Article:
As I left the overpass, I decided to drive by the capitol grounds. The overpass is at the bottom of a hill that rises to several acres of more level land where the state capital building, the state justice building, the state revenue office, and other stately looking buildings are located. As I approached the top of the hill, I quickly noticed a four-wheel-drive pickup truck coming towards me, with American flags and Confederate flags flapping in the wind. A glance to my left revealed several vehicles arrayed in similar fashion parked on one of the large parking lots. There were also signs which clearly indicated why these folks were there. These Trump supporters were making it known that they don’t agree with the outcome of the 2020 Presidential election. They obviously believed all the unfounded conspiracy theories that have been put forth by the Trump administration of how the election has been manipulated in favor of the Biden gang. I thought for a second about parking across the street to take a few pictures. My good sense quickly told me that that was a bad idea. My electronic version of the Sunday morning edition of the Arkansas Democrat-Gazette, our state’s daily newspaper, confirmed what I saw on this fine, autumnal day.

With all the bad stuff 2020 has visited upon our country, wouldn’t working together to bring about healing be a better kind of drama?

I’m old and blessed…hope you will be too.

Back to the Future: Diversity for Today from the 1960s

Here’s a blog I posted in February 2016. It was taken from a piece I wrote earlier for a news letter. I think it’s appropriate to reblog it at this particular time. I hope you find it interesting.


A few years before I retired ( January 2013) from my position as associate vice chancellor for Human Resources at the University of Arkansas for Medical Sciences, I  wrote a piece for the campus’ diversity and inclusion newsletter. I’ve had a strong interest in diversity and inclusion work since the late 1980s. I just ran across that piece from years ago in my archives…thought I would share it:

A few years ago, the Chancellor’s Diversity Committee invited Judge Wendell Griffith to campus to be our annual Diversity Week speaker. Being a Trekkie (or is it Trekker?) from the early days of the 1960s television show “Star Trek,” which aired with Captain Kirk, Mr. Spock and crew, I remember being transfixed when Judge Griffith began his talk by describing the bridge occupants of the Star Ship Enterprise.
Gene Roddenberry, the creator of the “Star Trek” series, had a vision of what…

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We’re all just human: each just as imperfect as the other

Art put me on trajectory fifty-five years ago that has contributed to landing me at this point of being sick and tired of the world being hung up on the false construct of race. It was in 1965 when this TV show, called Star Trek, came out. I don’t need to tell you what it is. It’s become part and parcel of the very fabric of society. What started to change thinking about race was watching the image of the star ship Enterprise’s bridge. Each week I was carried 300 hundred years into the future when humankind had finally realized that life and all its imagined sentient representations was inherently valuable, each no more or less than the other. You might be saying right about now: That was a fictional representation of a world, a universe that will never be. If you are saying that I beg to differ. The older I get, the more I realize that anything conceived can be achieved. Doesn’t the mind create images from its inventory of experiences? I believe the expanse of thought is limited, except when seemingly unlimited parameters are brought to bear by innovative thinkers. Some of us can rearrange human experiences in our mental incubators to such a degree that the visual product looks like something that was delivered from some far-flung corner of the universe never visited. If you think of Star Trek as a metaphor for how we humans will get along with each other in the future, you might have less difficulty dealing with the concept of alien differences working together on the bridge of the Enterprise.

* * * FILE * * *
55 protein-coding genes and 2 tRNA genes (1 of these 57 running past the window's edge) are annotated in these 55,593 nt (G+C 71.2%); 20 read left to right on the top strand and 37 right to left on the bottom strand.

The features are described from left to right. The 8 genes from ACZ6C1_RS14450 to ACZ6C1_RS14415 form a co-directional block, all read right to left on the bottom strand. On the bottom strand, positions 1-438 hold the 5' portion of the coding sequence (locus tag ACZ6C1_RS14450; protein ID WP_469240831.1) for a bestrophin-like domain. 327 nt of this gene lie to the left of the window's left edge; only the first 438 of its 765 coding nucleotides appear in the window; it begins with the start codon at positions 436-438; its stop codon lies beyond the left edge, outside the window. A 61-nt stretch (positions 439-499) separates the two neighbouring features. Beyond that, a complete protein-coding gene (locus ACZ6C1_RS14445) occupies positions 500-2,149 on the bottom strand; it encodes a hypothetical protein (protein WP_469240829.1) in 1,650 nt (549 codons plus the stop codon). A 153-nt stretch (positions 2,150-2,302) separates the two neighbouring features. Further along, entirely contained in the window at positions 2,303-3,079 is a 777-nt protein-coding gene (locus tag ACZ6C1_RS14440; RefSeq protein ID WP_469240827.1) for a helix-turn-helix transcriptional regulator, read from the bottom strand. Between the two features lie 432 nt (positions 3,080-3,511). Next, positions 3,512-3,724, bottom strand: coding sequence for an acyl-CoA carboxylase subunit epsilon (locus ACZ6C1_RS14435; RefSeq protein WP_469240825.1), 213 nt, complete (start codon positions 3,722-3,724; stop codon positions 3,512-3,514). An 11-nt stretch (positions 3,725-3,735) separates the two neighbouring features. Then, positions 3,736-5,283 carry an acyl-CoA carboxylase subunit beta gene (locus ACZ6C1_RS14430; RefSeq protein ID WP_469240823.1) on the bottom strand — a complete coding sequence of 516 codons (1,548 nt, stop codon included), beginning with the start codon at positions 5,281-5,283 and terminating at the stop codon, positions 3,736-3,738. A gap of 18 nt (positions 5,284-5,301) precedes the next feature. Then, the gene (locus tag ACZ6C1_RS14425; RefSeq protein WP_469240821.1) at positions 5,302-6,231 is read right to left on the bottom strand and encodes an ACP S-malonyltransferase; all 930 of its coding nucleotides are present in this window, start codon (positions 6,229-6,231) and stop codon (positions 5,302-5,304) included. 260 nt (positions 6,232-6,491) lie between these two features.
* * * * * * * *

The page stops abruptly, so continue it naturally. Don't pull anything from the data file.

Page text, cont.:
Recently, Chris and I were out and about on a beautiful fall day. It was one of those days when you just had to escape the self-imposed confines many of us live within due to the pandemic. I don’t remember the full scope of the conversation we were having; however, I do remember Chris referring to some celebrity as being bi-racial. Of course, that has become a commonly used term these days to assign a box for people of mixed-race to reside. For some reason, when I heard the term, I was bothered. My internal voice posed the question to me: Aren’t people in this box humans too? I tried to explain to Chris what I was feeling. I’m not so sure I did a good job. The point I was trying to get across is that I’ll be glad when we look at each other as one individual representation of all. Collectively, we run the gamut of colors, styles, models, as if we were automobiles. But when was the last time you saw people voicing sheer unadulterated hate against any automobile, except for the potentially explosive Ford Pinto?

This mess we’re experiencing now called 2020 has put many of us in the deepest of funks. The corners many have been backed into seem so deep and so expansive, that the idea of escape is a mere flicker in the dark. With all the challenges the world is facing now, why is race a major factor in the general elections in America. As I write this piece, it’s been three days since election day, and we are still waiting on a winner to be decided for our President of the United States for the next four years. News programs are saying this was an historic election, prompting rarely seen numbers to the polls to cast ballots for their favorite candidate, favorite doesn’t necessarily mean most qualified. Having been around for over seventy years and being familiar with human nature to a certain degree, I’m sure race, gender, age and a number of insignificant factors played a factor when each of us marked our ballot.

Being human has its limitations. God help us all.

I’m old and blessed…hope you will be too.